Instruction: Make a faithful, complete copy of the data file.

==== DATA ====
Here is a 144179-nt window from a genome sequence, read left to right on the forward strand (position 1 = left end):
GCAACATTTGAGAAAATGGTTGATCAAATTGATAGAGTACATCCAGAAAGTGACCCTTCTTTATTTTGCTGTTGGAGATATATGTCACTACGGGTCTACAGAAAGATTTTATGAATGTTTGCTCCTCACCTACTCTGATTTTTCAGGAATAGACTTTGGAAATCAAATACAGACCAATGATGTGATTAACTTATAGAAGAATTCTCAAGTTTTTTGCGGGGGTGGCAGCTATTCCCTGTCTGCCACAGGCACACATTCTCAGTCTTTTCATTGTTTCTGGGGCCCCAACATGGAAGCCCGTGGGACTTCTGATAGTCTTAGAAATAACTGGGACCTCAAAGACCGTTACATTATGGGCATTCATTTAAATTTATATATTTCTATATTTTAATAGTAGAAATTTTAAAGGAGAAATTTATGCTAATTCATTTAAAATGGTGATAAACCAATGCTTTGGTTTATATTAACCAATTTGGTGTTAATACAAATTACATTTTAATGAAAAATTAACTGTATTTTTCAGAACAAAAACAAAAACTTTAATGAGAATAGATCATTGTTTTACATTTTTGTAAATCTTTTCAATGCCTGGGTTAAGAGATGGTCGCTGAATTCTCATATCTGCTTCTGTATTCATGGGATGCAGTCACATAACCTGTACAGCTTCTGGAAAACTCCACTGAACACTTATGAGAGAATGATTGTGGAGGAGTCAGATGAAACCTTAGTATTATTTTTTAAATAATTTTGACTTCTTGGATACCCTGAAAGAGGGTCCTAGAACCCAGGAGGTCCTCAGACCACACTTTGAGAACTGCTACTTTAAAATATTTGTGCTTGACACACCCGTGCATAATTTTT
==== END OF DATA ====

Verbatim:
Here is a 144179-nt window from a genome sequence, read left to right on the forward strand (position 1 = left end):
GCAACATTTGAGAAAATGGTTGATCAAATTGATAGAGTACATCCAGAAAGTGACCCTTCTTTATTTTGCTGTTGGAGATATATGTCACTACGGGTCTACAGAAAGATTTTATGAATGTTTGCTCCTCACCTACTCTGATTTTTCAGGAATAGACTTTGGAAATCAAATACAGACCAATGATGTGATTAACTTATAGAAGAATTCTCAAGTTTTTTGCGGGGGTGGCAGCTATTCCCTGTCTGCCACAGGCACACATTCTCAGTCTTTTCATTGTTTCTGGGGCCCCAACATGGAAGCCCGTGGGACTTCTGATAGTCTTAGAAATAACTGGGACCTCAAAGACCGTTACATTATGGGCATTCATTTAAATTTATATATTTCTATATTTTAATAGTAGAAATTTTAAAGGAGAAATTTATGCTAATTCATTTAAAATGGTGATAAACCAATGCTTTGGTTTATATTAACCAATTTGGTGTTAATACAAATTACATTTTAATGAAAAATTAACTGTATTTTTCAGAACAAAAACAAAAACTTTAATGAGAATAGATCATTGTTTTACATTTTTGTAAATCTTTTCAATGCCTGGGTTAAGAGATGGTCGCTGAATTCTCATATCTGCTTCTGTATTCATGGGATGCAGTCACATAACCTGTACAGCTTCTGGAAAACTCCACTGAACACTTATGAGAGAATGATTGTGGAGGAGTCAGATGAAACCTTAGTATTATTTTTTAAATAATTTTGACTTCTTGGATACCCTGAAAGAGGGTCCTAGAACCCAGGAGGTCCTCAGACCACACTTTGAGAACTGCTACTTTAAAATATTTGTGCTTGACACACCCGTGCATAATTTTT